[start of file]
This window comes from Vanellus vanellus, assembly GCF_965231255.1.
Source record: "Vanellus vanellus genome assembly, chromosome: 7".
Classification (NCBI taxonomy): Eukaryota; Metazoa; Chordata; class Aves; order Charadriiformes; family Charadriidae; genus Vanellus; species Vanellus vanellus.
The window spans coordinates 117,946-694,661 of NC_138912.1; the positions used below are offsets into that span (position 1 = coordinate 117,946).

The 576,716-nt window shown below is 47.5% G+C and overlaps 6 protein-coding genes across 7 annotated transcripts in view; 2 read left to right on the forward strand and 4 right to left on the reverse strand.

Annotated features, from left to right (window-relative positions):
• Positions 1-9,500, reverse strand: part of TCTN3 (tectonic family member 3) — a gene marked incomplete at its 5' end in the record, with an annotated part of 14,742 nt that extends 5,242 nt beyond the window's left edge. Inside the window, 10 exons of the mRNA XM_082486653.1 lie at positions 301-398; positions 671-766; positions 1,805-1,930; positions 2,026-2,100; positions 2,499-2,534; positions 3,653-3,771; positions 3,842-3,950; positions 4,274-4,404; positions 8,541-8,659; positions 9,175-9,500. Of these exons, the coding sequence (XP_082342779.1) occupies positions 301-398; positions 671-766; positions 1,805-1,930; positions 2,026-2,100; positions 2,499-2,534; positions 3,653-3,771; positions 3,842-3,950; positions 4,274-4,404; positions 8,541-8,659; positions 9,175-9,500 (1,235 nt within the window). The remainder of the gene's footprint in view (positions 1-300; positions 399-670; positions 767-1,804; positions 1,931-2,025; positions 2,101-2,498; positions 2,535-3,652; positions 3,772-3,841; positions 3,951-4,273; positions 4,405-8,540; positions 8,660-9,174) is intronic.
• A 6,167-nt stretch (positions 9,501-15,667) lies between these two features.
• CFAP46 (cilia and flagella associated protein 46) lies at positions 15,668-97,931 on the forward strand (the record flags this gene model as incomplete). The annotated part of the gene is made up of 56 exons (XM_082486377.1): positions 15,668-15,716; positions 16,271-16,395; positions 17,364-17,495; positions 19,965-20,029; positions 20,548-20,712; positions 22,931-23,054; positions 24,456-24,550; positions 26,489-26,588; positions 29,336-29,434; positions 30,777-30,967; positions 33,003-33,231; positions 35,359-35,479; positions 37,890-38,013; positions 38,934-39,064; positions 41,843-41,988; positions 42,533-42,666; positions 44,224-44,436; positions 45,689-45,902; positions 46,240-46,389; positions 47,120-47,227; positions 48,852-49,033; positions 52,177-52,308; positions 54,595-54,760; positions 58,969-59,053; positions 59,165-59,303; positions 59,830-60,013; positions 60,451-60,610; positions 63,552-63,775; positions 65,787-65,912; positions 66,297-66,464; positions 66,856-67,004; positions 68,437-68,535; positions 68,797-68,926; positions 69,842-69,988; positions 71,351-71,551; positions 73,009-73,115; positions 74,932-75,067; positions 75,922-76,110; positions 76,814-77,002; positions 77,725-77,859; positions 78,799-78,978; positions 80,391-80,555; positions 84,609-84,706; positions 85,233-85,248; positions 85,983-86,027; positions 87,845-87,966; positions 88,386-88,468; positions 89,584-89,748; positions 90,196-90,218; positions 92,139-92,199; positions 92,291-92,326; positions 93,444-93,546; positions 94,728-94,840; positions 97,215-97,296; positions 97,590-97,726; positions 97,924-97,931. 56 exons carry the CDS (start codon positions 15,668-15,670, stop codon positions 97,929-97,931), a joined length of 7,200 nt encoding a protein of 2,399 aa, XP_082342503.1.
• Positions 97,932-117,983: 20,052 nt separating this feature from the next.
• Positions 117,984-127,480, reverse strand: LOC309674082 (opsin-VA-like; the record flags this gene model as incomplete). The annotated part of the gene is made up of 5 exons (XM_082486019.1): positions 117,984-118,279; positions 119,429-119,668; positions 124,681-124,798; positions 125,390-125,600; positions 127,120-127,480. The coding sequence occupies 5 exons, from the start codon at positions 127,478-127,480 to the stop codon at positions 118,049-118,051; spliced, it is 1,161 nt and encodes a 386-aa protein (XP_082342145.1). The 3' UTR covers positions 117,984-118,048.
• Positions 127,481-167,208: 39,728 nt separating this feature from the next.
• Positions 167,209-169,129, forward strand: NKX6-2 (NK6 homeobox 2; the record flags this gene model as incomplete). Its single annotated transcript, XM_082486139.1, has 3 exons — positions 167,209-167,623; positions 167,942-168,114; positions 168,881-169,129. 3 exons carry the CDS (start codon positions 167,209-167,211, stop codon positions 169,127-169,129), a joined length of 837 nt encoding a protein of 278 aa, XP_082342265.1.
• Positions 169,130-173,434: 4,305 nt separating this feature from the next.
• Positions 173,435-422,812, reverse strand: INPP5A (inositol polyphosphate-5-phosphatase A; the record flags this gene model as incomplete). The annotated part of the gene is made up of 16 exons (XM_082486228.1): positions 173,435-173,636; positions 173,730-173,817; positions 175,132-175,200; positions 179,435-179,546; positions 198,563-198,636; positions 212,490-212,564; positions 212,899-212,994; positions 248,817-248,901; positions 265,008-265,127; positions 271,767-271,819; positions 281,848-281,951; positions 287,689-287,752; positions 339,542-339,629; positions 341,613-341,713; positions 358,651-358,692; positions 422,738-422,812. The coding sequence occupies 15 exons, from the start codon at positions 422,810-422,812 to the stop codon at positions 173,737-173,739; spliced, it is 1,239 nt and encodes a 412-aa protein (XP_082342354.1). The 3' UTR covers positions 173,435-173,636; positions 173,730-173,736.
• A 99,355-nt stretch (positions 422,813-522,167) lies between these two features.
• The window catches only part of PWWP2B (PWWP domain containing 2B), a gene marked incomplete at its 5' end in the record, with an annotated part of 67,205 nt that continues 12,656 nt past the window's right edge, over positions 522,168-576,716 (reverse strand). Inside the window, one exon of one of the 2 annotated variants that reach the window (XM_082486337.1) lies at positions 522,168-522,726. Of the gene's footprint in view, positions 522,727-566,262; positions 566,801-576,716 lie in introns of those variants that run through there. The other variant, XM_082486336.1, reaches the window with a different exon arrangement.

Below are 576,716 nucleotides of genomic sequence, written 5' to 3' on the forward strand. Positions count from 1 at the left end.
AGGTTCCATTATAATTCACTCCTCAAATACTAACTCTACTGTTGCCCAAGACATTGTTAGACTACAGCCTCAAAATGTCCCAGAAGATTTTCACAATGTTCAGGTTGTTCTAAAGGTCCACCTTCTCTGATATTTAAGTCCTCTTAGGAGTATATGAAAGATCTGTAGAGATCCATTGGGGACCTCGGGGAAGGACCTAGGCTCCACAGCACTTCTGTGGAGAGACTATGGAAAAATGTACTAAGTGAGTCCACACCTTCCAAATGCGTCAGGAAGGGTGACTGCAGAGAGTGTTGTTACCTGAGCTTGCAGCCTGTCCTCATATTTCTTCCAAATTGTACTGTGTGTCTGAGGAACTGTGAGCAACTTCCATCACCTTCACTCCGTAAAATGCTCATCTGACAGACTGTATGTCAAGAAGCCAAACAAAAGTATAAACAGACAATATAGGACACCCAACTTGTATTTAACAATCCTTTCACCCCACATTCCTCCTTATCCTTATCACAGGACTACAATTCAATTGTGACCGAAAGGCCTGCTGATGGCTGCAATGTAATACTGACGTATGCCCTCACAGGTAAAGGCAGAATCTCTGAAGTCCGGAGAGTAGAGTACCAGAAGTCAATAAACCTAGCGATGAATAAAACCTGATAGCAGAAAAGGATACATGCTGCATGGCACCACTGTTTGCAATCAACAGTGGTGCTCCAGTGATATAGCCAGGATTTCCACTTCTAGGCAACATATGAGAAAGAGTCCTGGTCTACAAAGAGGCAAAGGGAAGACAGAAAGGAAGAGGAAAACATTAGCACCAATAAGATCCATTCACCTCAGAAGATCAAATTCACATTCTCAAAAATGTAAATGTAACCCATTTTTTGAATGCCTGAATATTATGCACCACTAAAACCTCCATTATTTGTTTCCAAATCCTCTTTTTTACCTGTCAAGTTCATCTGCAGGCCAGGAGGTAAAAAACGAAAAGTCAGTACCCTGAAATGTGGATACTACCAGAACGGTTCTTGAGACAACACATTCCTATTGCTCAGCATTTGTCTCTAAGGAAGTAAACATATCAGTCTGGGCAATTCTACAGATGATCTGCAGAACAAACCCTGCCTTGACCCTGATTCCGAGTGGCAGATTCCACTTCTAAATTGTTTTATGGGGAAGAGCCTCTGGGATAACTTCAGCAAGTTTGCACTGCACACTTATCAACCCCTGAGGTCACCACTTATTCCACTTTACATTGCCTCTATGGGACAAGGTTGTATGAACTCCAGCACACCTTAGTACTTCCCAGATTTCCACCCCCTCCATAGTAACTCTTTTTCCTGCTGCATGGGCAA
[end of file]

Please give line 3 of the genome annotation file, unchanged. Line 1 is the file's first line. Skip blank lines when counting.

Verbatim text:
Classification (NCBI taxonomy): Eukaryota; Metazoa; Chordata; class Aves; order Charadriiformes; family Charadriidae; genus Vanellus; species Vanellus vanellus.